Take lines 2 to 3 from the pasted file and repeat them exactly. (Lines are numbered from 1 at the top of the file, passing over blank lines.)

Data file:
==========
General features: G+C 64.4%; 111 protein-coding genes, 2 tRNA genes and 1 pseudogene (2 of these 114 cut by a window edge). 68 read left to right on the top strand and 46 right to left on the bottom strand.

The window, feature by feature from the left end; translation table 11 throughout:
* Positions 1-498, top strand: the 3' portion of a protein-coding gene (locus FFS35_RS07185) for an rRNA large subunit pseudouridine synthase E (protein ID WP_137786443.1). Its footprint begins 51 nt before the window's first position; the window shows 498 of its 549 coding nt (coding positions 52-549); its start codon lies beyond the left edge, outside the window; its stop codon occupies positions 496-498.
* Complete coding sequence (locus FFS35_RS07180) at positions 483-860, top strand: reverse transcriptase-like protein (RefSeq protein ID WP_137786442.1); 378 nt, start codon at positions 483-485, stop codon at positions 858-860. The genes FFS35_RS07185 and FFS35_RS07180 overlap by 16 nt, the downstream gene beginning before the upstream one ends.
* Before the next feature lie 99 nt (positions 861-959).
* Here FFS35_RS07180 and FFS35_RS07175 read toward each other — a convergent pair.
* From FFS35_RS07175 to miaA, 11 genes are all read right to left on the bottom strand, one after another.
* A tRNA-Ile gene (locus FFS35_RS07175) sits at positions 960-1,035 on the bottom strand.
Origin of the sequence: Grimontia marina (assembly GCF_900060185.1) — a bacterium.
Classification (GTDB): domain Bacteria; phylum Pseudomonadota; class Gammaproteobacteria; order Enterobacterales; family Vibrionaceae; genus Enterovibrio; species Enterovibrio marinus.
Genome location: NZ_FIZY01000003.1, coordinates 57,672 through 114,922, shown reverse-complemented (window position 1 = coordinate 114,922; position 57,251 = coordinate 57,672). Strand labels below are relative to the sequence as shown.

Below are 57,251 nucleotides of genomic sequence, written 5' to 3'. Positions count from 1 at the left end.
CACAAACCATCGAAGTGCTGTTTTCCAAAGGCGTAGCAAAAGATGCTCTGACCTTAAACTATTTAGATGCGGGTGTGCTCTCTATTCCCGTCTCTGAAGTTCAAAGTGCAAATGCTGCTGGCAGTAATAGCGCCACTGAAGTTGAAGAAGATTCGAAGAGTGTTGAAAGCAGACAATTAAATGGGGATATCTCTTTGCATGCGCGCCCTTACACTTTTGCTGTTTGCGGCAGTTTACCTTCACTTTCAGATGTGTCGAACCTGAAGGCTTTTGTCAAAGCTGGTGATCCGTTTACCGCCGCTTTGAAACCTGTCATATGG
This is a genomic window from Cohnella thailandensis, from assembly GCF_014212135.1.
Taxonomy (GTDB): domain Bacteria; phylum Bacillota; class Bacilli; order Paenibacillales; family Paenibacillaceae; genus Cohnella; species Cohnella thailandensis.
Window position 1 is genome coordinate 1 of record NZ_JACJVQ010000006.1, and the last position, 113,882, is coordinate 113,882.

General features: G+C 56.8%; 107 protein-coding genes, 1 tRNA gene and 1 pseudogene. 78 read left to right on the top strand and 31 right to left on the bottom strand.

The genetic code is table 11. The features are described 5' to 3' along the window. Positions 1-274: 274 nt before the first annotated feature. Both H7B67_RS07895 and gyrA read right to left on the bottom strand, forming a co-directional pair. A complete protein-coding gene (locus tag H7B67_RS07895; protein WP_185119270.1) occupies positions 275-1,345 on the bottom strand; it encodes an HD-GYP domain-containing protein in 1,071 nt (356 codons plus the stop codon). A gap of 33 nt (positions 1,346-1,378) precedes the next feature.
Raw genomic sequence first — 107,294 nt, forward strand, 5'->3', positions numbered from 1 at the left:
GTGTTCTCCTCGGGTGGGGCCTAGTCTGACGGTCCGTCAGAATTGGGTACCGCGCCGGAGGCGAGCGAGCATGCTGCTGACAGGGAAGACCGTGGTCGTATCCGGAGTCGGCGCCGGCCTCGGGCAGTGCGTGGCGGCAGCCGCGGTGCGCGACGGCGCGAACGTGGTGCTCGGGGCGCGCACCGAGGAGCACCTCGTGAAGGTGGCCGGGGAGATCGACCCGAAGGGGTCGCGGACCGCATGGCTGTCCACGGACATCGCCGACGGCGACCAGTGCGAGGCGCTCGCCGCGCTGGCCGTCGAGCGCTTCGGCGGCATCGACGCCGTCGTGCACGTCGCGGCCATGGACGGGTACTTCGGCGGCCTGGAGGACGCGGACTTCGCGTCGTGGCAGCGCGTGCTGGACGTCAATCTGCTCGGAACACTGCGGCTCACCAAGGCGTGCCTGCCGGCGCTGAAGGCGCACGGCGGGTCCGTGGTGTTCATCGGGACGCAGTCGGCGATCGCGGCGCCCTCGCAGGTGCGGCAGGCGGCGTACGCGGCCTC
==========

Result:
The window, feature by feature from the left end; translation table 11 throughout:
* Positions 1-498, top strand: the 3' portion of a protein-coding gene (locus FFS35_RS07185) for an rRNA large subunit pseudouridine synthase E (protein ID WP_137786443.1). Its footprint begins 51 nt before the window's first position; the window shows 498 of its 549 coding nt (coding positions 52-549); its start codon lies beyond the left edge, outside the window; its stop codon occupies positions 496-498.